IT was only a matter of time before the Irish courts were confronted with a new right-to-die case. Around the world judges are dealing with life and death dilemmas posed by incurably ill but competent patients.
People such Tony Nicklinson, the British man with locked-in syndrome who lost his High Court battle to end his life.
Nicklinson died last August.
People like Gloria Taylor, the Canadian woman with Lou Gehrig's disease who was among a group of plaintiffs in a landmark case that saw the British Columbia Supreme Court strike down Canada's ban on doctor-assisted suicide as unconstitutional. Taylor, who wanted a doctor to help her die at a time of her own choosing, died last October from an infection.
Ireland has Marie Fleming, a former UCD lecturer in the final stages of multiple sclerosis. Fleming wants to end her life soon but is past the stage of ending her own life without help.
Suicide is not illegal. But it is an offence under the Criminal Law Suicide Act 1993 for a person to be an accomplice to such an act: anyone who helps Marie Fleming or others like her die face a jail term of up to 14 years. In her landmark legal action, Ms Fleming claims her constitutional as well as European Convention rights to dignity, privacy and autonomy as well as self-determination, are impaired by the force of the absolute ban on assisted suicide ban in the 1993 law. The absolute ban is designed to prevent a "slippery slope" leading to euthanasia.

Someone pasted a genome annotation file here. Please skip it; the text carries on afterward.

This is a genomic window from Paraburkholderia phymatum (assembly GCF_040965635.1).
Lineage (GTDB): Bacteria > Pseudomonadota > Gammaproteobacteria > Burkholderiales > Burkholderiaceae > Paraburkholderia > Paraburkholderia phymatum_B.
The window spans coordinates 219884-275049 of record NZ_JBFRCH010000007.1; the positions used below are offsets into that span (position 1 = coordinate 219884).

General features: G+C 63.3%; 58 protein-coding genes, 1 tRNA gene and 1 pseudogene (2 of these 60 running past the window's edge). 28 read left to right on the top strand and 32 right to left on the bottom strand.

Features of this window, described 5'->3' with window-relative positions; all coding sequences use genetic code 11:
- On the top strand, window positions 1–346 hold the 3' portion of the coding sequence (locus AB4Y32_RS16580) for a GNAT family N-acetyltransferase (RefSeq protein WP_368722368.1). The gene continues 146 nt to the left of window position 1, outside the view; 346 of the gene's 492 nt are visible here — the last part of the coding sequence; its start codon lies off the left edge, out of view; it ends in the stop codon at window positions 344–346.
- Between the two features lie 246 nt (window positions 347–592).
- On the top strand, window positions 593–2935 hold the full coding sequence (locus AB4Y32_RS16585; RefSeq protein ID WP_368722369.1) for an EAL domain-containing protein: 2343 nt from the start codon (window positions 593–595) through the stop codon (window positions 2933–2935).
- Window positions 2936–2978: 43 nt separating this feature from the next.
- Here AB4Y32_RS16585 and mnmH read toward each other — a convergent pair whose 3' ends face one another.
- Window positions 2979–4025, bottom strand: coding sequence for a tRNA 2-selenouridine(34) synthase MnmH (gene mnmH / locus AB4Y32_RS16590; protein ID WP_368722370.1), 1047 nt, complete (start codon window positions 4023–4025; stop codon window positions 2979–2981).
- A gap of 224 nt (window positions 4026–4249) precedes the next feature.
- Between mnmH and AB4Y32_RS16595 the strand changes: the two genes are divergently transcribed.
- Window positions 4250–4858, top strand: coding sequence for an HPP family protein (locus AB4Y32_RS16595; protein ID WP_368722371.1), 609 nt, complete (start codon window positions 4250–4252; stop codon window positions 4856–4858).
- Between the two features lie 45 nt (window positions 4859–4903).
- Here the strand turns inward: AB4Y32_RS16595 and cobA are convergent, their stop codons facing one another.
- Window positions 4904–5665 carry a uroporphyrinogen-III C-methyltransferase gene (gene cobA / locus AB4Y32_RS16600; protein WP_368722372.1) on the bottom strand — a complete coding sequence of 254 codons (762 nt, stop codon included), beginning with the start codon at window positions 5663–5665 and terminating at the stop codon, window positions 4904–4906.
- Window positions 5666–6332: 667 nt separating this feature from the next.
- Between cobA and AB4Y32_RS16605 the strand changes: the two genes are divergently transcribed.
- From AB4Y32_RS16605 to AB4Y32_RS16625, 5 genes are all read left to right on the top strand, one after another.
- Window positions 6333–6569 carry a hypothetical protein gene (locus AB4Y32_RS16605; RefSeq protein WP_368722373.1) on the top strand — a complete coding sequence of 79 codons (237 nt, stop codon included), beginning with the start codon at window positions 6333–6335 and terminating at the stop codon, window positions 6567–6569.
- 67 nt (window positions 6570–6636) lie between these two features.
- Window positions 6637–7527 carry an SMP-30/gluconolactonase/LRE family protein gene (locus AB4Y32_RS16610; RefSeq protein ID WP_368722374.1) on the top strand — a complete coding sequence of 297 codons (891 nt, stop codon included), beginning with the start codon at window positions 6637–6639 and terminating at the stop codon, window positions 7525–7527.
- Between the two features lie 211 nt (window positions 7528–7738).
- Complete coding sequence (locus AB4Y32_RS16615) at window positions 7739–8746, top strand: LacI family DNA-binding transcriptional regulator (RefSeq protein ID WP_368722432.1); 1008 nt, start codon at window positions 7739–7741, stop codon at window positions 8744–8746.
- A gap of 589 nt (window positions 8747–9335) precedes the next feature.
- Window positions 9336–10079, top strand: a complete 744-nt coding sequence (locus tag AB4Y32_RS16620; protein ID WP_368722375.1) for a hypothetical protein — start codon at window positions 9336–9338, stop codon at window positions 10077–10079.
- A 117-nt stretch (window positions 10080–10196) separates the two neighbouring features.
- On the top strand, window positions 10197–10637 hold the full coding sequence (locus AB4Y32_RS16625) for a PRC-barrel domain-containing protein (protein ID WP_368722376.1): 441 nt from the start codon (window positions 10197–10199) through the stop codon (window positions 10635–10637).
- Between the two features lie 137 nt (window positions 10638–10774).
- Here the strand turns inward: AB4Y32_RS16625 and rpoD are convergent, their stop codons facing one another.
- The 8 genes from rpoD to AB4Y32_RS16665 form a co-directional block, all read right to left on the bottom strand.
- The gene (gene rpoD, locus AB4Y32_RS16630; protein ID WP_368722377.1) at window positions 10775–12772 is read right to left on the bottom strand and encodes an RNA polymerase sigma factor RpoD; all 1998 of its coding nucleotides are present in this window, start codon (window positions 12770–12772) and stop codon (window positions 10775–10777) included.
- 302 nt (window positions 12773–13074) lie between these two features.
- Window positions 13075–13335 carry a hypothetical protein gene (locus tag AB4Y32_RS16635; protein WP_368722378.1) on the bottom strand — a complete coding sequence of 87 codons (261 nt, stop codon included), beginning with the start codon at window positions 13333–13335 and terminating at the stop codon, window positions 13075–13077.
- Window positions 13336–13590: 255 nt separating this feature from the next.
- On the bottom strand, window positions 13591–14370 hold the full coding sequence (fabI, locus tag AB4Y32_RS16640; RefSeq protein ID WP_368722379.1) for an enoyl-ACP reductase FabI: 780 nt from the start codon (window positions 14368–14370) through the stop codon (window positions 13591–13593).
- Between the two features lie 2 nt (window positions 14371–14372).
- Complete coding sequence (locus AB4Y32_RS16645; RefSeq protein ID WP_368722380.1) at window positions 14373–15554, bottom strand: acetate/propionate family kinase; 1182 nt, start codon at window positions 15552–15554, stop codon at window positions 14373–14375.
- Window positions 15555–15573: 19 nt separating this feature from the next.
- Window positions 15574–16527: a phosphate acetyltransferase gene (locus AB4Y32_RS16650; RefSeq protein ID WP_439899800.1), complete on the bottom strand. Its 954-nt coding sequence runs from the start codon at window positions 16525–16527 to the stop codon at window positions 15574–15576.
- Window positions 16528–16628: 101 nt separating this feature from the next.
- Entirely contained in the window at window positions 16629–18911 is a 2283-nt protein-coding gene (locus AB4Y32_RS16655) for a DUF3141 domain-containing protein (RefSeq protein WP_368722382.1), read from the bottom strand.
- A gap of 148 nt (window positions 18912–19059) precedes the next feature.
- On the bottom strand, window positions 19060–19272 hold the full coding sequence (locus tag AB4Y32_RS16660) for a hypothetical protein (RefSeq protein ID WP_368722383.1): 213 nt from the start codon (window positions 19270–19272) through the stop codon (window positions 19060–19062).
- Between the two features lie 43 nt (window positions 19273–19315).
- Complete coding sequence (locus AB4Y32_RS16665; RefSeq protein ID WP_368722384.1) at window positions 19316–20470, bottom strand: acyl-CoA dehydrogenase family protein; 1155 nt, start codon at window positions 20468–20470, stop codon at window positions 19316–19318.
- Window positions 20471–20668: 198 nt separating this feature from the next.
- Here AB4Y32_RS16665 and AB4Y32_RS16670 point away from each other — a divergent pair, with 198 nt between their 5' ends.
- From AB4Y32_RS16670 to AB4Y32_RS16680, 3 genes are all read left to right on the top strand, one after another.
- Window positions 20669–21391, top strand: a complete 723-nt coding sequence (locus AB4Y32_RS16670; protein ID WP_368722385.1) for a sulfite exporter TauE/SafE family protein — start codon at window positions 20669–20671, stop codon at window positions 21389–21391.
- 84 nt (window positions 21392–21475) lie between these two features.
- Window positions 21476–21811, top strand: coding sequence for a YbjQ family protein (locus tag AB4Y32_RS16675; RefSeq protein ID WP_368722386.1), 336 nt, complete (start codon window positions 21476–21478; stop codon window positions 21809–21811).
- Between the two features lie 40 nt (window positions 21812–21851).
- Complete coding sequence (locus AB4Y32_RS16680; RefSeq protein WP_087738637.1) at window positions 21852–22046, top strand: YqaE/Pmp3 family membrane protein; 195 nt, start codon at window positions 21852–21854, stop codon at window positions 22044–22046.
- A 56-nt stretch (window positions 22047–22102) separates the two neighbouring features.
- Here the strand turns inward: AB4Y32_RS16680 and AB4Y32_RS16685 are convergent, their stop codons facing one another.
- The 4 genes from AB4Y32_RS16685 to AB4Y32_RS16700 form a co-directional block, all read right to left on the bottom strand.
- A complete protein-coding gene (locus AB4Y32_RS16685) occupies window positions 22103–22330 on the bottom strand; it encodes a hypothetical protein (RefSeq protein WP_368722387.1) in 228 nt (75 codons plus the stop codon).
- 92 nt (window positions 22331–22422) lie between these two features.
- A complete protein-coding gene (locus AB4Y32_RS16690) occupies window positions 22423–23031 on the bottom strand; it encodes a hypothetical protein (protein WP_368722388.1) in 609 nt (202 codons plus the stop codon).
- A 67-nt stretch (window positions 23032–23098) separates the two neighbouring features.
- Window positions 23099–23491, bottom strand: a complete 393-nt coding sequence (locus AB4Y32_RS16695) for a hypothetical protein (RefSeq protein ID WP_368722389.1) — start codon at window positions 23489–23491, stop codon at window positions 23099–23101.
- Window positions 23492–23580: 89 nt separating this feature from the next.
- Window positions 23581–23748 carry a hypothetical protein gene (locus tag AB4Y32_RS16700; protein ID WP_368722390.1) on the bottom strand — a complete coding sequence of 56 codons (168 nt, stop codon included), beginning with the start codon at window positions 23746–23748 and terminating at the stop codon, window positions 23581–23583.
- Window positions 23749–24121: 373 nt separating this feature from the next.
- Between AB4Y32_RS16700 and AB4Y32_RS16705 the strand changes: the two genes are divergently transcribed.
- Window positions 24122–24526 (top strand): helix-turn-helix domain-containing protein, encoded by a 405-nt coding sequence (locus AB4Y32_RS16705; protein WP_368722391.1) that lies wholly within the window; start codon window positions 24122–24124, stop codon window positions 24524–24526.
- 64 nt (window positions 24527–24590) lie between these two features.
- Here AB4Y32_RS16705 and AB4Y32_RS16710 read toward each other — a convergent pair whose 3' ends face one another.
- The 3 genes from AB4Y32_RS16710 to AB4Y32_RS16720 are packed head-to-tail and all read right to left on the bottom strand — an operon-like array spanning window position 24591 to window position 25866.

The State denies that the Constitution confers a right to die. And Ms Fleming accepts the legitimate objective of protecting human life the absolute ban seeks to protect.
But her lawyers argue the ban is, for people like Marie Fleming, disproportionate in its effects on incurably terminally ill people who cannot die at a time of their own choosing.
They say a carefully tailored exception for people like Marie Fleming would not lead to a broad euthanasia regime that would disproportionately affect the vulnerable.